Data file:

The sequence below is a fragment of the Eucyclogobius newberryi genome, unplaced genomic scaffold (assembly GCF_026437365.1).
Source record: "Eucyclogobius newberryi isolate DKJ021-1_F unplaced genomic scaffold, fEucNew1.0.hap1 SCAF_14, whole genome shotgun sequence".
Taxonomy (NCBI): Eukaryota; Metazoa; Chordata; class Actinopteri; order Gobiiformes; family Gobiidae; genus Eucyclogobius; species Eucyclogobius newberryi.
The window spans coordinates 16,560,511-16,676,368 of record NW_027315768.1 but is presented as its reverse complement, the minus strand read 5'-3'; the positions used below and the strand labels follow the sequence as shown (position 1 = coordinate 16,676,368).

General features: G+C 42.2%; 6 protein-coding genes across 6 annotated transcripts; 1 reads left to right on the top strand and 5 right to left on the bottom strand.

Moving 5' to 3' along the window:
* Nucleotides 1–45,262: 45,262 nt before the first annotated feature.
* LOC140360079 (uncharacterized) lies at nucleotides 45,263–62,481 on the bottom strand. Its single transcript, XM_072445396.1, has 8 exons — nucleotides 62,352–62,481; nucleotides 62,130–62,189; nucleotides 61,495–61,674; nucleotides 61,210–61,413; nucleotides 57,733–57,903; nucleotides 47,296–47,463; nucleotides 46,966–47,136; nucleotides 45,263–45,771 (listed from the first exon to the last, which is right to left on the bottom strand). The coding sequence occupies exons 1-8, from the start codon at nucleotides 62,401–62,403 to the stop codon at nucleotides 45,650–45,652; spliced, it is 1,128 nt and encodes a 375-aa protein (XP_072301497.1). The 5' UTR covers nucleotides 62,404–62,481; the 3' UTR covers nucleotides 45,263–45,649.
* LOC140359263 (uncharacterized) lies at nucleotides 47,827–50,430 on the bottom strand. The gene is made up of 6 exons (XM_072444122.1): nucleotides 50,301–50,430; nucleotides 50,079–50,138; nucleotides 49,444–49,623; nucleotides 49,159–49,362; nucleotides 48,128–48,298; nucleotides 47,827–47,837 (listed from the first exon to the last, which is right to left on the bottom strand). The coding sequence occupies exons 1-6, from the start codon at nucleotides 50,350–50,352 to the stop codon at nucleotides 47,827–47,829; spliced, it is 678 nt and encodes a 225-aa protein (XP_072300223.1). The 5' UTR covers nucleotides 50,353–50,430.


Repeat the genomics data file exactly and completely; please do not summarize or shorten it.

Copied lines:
The sequence below is a fragment of the Eucyclogobius newberryi genome, unplaced genomic scaffold (assembly GCF_026437365.1).
Source record: "Eucyclogobius newberryi isolate DKJ021-1_F unplaced genomic scaffold, fEucNew1.0.hap1 SCAF_14, whole genome shotgun sequence".
Taxonomy (NCBI): Eukaryota; Metazoa; Chordata; class Actinopteri; order Gobiiformes; family Gobiidae; genus Eucyclogobius; species Eucyclogobius newberryi.
The window spans coordinates 16,560,511-16,676,368 of record NW_027315768.1 but is presented as its reverse complement, the minus strand read 5'-3'; the positions used below and the strand labels follow the sequence as shown (position 1 = coordinate 16,676,368).

General features: G+C 42.2%; 6 protein-coding genes across 6 annotated transcripts; 1 reads left to right on the top strand and 5 right to left on the bottom strand.

Moving 5' to 3' along the window:
* Nucleotides 1–45,262: 45,262 nt before the first annotated feature.
* LOC140360079 (uncharacterized) lies at nucleotides 45,263–62,481 on the bottom strand. Its single transcript, XM_072445396.1, has 8 exons — nucleotides 62,352–62,481; nucleotides 62,130–62,189; nucleotides 61,495–61,674; nucleotides 61,210–61,413; nucleotides 57,733–57,903; nucleotides 47,296–47,463; nucleotides 46,966–47,136; nucleotides 45,263–45,771 (listed from the first exon to the last, which is right to left on the bottom strand). The coding sequence occupies exons 1-8, from the start codon at nucleotides 62,401–62,403 to the stop codon at nucleotides 45,650–45,652; spliced, it is 1,128 nt and encodes a 375-aa protein (XP_072301497.1). The 5' UTR covers nucleotides 62,404–62,481; the 3' UTR covers nucleotides 45,263–45,649.
* LOC140359263 (uncharacterized) lies at nucleotides 47,827–50,430 on the bottom strand. The gene is made up of 6 exons (XM_072444122.1): nucleotides 50,301–50,430; nucleotides 50,079–50,138; nucleotides 49,444–49,623; nucleotides 49,159–49,362; nucleotides 48,128–48,298; nucleotides 47,827–47,837 (listed from the first exon to the last, which is right to left on the bottom strand). The coding sequence occupies exons 1-6, from the start codon at nucleotides 50,350–50,352 to the stop codon at nucleotides 47,827–47,829; spliced, it is 678 nt and encodes a 225-aa protein (XP_072300223.1). The 5' UTR covers nucleotides 50,353–50,430.